What tools do you feel are must-haves for writers?
A decent computer or Mac fitted with a good word processing program (Word or OpenOffice), a well-stocked library, a willingness to learn, an open mind and a refusal to quit. Anything else is superfluous.
What is the best piece of advice you ever received with regards to your writing?
I don’t know if this constitutes advice, but an editor I worked on a magazine with once told me to give him diamonds, not turds. Because you can’t polish turds. You can try, but it’ll still be a turd. I took that to mean don’t be sloppy. Check facts and don’t make any silly mistakes in your writing that someone else then has to pick up.
Getting your worked noticed is one of the hardest things for a writer to achieve, how have you tried to approach this subject?
It’s no secret that we all operate in a crowded market. These days, anyone can be a writer. There are good and bad aspects to that. The biggest minus is that there’s no quality control on Amazon. I’ve seen writers do all kinds of things to try to stand out from the crowd. I can see how some of it might work, while some is just cringeworthy. Me, I’m old school. I think connecting with readers on a personal level is very important. I reply to every message I get. Even the Filipino women who want to marry me and the Nigerian princes who want to give me $18 billion in exchange for my bank details.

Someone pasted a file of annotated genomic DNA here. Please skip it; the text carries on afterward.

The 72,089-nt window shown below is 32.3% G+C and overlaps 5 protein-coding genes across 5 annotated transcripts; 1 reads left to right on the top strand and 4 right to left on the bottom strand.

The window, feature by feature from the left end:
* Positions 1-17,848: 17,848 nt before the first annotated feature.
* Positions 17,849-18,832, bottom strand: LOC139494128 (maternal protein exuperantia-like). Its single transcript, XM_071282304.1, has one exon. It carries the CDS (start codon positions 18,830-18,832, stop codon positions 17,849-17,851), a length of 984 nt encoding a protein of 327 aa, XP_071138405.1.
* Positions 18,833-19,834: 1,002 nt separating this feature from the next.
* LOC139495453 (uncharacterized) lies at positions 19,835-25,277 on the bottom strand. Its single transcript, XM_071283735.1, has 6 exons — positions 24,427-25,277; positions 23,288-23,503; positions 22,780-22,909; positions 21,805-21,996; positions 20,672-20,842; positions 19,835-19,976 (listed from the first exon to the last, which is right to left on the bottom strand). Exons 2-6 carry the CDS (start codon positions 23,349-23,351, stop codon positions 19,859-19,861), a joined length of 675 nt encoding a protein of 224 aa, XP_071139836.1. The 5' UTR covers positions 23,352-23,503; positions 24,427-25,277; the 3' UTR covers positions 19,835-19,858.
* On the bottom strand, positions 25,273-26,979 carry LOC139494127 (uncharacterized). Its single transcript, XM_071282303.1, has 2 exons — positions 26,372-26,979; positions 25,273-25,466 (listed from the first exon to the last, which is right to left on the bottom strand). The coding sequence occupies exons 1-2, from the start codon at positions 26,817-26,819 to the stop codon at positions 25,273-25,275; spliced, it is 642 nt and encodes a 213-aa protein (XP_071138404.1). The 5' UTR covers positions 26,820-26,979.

I’m part of a small collective of writers called the Deviant Dolls who share and cross-promote each other’s work. In theory, it’s a sure-fire success, but obviously it doesn’t work quite so well in practice. There are always passengers who want to get out more than they are prepared to put in.
To many writers, the characters they write become like children, who is your favourite child, and who is your least favourite to write for and why?
I think my favourite would either be Dale in Sker House, because he’s me at twenty years of age, Jerry from Apartment 14F, because he’s me at thirty, or the survivalist Dan Pallister from Human Waste. Just because he’s crazy as fuck and I hope he isn’t me at fifty.
What piece of your own work are you most proud of?
My 2016 novel Sker House. It’s partly a historical novel based on fact, but incorporates a lot of Welsh legends and folklore. It’s probably my most meaningful and substantial piece of work.
And are there any that you would like to forget about?